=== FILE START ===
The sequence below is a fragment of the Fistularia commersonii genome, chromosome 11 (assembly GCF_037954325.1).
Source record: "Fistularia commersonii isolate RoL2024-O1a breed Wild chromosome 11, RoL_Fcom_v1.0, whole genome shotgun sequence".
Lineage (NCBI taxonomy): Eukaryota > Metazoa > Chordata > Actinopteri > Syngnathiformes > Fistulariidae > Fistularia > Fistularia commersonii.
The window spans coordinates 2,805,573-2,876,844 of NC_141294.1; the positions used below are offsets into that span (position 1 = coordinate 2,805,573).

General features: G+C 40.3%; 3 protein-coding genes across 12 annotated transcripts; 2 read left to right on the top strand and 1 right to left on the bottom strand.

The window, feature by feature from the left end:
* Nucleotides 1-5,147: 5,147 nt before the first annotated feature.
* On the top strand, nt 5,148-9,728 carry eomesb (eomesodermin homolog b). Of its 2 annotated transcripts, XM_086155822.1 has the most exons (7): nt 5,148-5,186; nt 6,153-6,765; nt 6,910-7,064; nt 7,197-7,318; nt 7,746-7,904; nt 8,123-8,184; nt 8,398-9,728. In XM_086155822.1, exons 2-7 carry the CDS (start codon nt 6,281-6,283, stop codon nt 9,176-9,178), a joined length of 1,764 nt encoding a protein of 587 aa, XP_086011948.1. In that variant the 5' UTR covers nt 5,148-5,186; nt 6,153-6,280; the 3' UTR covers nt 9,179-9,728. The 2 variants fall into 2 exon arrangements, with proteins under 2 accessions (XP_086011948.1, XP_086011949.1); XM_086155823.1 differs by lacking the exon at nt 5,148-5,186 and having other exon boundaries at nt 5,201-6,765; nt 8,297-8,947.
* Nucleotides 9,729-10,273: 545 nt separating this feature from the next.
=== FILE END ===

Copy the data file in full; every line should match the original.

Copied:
The sequence below is a fragment of the Fistularia commersonii genome, chromosome 11 (assembly GCF_037954325.1).
Source record: "Fistularia commersonii isolate RoL2024-O1a breed Wild chromosome 11, RoL_Fcom_v1.0, whole genome shotgun sequence".
Lineage (NCBI taxonomy): Eukaryota > Metazoa > Chordata > Actinopteri > Syngnathiformes > Fistulariidae > Fistularia > Fistularia commersonii.
The window spans coordinates 2,805,573-2,876,844 of NC_141294.1; the positions used below are offsets into that span (position 1 = coordinate 2,805,573).

General features: G+C 40.3%; 3 protein-coding genes across 12 annotated transcripts; 2 read left to right on the top strand and 1 right to left on the bottom strand.

The window, feature by feature from the left end:
* Nucleotides 1-5,147: 5,147 nt before the first annotated feature.
* On the top strand, nt 5,148-9,728 carry eomesb (eomesodermin homolog b). Of its 2 annotated transcripts, XM_086155822.1 has the most exons (7): nt 5,148-5,186; nt 6,153-6,765; nt 6,910-7,064; nt 7,197-7,318; nt 7,746-7,904; nt 8,123-8,184; nt 8,398-9,728. In XM_086155822.1, exons 2-7 carry the CDS (start codon nt 6,281-6,283, stop codon nt 9,176-9,178), a joined length of 1,764 nt encoding a protein of 587 aa, XP_086011948.1. In that variant the 5' UTR covers nt 5,148-5,186; nt 6,153-6,280; the 3' UTR covers nt 9,179-9,728. The 2 variants fall into 2 exon arrangements, with proteins under 2 accessions (XP_086011948.1, XP_086011949.1); XM_086155823.1 differs by lacking the exon at nt 5,148-5,186 and having other exon boundaries at nt 5,201-6,765; nt 8,297-8,947.
* Nucleotides 9,729-10,273: 545 nt separating this feature from the next.